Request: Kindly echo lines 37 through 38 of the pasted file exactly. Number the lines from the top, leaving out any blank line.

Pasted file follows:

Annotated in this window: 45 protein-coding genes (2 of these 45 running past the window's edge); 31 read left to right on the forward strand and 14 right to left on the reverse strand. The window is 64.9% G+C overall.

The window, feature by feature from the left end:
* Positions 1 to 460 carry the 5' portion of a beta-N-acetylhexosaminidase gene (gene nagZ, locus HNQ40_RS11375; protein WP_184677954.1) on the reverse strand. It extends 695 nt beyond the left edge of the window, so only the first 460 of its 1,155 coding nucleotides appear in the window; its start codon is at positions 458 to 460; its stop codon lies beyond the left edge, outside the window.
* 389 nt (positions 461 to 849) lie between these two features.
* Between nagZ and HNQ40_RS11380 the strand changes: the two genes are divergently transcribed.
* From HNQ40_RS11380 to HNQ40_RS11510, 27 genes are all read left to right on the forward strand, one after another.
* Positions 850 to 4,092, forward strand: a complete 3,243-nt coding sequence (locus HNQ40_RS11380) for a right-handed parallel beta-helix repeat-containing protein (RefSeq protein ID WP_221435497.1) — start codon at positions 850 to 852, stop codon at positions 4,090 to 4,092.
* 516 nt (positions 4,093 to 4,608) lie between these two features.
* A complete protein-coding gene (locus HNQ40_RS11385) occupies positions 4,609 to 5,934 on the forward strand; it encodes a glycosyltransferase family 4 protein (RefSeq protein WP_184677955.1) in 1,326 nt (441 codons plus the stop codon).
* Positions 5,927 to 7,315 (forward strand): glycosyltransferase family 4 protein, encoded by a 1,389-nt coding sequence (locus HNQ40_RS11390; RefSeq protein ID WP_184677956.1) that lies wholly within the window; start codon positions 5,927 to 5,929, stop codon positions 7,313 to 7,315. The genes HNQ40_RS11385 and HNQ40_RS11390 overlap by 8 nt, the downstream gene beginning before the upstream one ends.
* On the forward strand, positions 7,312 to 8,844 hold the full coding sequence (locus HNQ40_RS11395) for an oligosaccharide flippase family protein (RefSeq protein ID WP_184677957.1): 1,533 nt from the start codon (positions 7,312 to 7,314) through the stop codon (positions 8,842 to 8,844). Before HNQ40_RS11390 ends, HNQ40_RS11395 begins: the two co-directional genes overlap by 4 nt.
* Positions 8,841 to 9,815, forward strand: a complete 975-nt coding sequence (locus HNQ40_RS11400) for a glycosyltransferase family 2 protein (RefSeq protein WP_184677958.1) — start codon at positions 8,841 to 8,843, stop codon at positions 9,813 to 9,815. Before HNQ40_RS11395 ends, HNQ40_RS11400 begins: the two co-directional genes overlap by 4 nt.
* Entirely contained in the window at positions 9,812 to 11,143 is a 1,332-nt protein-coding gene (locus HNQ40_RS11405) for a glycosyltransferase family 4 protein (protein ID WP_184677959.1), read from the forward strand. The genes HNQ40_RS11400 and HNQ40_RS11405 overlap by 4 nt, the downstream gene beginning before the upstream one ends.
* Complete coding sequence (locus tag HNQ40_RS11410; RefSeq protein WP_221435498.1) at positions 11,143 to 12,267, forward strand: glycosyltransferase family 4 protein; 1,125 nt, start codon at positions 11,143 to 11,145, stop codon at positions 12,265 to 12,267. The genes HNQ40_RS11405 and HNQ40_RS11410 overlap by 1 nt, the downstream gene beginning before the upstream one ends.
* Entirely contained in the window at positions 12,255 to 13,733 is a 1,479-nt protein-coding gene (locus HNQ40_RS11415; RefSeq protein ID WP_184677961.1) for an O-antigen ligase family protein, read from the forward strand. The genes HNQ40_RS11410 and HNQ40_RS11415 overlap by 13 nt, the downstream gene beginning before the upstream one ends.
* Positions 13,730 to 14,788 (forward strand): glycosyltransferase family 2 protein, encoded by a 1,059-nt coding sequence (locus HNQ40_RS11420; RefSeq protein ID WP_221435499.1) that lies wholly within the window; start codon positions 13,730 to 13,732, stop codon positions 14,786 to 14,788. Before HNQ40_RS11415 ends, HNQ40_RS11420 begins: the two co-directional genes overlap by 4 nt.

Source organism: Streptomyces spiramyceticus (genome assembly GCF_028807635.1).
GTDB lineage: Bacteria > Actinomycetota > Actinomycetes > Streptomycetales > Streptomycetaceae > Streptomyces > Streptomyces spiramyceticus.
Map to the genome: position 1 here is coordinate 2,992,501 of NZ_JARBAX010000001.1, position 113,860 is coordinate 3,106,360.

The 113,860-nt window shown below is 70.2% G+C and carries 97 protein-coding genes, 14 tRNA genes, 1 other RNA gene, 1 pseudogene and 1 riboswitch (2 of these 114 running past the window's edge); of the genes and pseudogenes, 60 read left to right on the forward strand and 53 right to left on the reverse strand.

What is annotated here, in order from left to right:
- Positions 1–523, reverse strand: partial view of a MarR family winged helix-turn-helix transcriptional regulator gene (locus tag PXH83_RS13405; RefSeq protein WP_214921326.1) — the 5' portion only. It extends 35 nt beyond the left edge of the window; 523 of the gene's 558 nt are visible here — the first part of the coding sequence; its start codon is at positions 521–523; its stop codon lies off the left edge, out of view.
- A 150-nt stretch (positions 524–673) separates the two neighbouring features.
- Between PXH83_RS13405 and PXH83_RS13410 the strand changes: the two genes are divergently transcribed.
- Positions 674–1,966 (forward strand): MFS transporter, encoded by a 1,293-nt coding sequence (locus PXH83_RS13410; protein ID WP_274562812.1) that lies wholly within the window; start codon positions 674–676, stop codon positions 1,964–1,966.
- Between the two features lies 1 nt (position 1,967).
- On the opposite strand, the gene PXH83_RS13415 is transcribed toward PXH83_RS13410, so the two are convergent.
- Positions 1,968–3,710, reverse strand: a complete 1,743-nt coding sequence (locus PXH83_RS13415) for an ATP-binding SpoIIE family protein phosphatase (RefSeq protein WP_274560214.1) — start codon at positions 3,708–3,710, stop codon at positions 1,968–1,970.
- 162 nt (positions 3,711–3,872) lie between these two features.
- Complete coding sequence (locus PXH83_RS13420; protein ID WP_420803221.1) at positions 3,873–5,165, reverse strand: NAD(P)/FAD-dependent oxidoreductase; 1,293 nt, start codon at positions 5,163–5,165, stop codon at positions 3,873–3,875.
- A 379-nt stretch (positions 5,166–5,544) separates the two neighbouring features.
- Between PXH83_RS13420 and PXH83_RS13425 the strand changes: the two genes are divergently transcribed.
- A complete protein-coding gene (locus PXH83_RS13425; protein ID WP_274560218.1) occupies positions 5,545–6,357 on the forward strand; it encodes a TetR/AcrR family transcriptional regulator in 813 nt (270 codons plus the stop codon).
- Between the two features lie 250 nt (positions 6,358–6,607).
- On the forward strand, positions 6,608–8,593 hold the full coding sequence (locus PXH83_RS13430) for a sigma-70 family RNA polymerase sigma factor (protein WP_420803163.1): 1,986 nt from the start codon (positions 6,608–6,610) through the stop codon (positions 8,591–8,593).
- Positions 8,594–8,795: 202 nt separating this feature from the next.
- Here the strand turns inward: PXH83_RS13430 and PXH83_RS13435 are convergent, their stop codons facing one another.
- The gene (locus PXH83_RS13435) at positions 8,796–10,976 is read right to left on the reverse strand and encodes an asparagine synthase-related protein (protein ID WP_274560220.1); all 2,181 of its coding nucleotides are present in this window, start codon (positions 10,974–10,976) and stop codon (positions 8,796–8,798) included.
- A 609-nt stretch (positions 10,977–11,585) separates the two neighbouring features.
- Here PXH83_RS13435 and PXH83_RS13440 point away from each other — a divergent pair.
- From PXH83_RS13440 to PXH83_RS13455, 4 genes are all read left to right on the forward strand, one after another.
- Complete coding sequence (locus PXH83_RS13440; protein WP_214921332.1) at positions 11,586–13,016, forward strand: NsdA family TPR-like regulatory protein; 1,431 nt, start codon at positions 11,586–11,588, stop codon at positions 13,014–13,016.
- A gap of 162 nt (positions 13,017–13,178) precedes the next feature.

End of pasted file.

- Here the strand turns inward: PXH83_RS13430 and PXH83_RS13435 are convergent, their stop codons facing one another.
- The gene (locus PXH83_RS13435) at positions 8,796–10,976 is read right to left on the reverse strand and encodes an asparagine synthase-related protein (protein ID WP_274560220.1); all 2,181 of its coding nucleotides are present in this window, start codon (positions 10,974–10,976) and stop codon (positions 8,796–8,798) included.